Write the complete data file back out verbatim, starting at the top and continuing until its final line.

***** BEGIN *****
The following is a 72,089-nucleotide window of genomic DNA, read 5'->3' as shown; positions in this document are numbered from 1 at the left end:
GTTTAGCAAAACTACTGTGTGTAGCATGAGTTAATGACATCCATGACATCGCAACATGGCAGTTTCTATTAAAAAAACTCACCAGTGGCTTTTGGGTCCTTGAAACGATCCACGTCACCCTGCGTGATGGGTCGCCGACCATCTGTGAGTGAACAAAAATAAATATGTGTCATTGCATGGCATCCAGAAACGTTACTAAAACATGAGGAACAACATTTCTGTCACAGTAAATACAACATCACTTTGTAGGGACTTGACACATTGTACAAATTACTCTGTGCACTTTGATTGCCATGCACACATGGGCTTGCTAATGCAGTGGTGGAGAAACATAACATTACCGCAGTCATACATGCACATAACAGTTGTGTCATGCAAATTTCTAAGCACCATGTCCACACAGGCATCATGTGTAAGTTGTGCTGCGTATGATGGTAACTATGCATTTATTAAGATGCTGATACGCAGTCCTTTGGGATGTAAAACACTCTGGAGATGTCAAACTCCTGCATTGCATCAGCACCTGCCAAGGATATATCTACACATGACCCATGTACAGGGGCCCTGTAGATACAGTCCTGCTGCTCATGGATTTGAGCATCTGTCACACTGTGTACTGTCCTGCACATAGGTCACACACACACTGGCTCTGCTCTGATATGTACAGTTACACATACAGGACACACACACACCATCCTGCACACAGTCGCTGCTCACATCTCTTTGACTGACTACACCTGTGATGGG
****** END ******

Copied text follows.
The following is a 72,089-nucleotide window of genomic DNA, read 5'->3' as shown; positions in this document are numbered from 1 at the left end:
GTTTAGCAAAACTACTGTGTGTAGCATGAGTTAATGACATCCATGACATCGCAACATGGCAGTTTCTATTAAAAAAACTCACCAGTGGCTTTTGGGTCCTTGAAACGATCCACGTCACCCTGCGTGATGGGTCGCCGACCATCTGTGAGTGAACAAAAATAAATATGTGTCATTGCATGGCATCCAGAAACGTTACTAAAACATGAGGAACAACATTTCTGTCACAGTAAATACAACATCACTTTGTAGGGACTTGACACATTGTACAAATTACTCTGTGCACTTTGATTGCCATGCACACATGGGCTTGCTAATGCAGTGGTGGAGAAACATAACATTACCGCAGTCATACATGCACATAACAGTTGTGTCATGCAAATTTCTAAGCACCATGTCCACACAGGCATCATGTGTAAGTTGTGCTGCGTATGATGGTAACTATGCATTTATTAAGATGCTGATACGCAGTCCTTTGGGATGTAAAACACTCTGGAGATGTCAAACTCCTGCATTGCATCAGCACCTGCCAAGGATATATCTACACATGACCCATGTACAGGGGCCCTGTAGATACAGTCCTGCTGCTCATGGATTTGAGCATCTGTCACACTGTGTACTGTCCTGCACATAGGTCACACACACACTGGCTCTGCTCTGATATGTACAGTTACACATACAGGACACACACACACCATCCTGCACACAGTCGCTGCTCACATCTCTTTGACTGACTACACCTGTGATGGG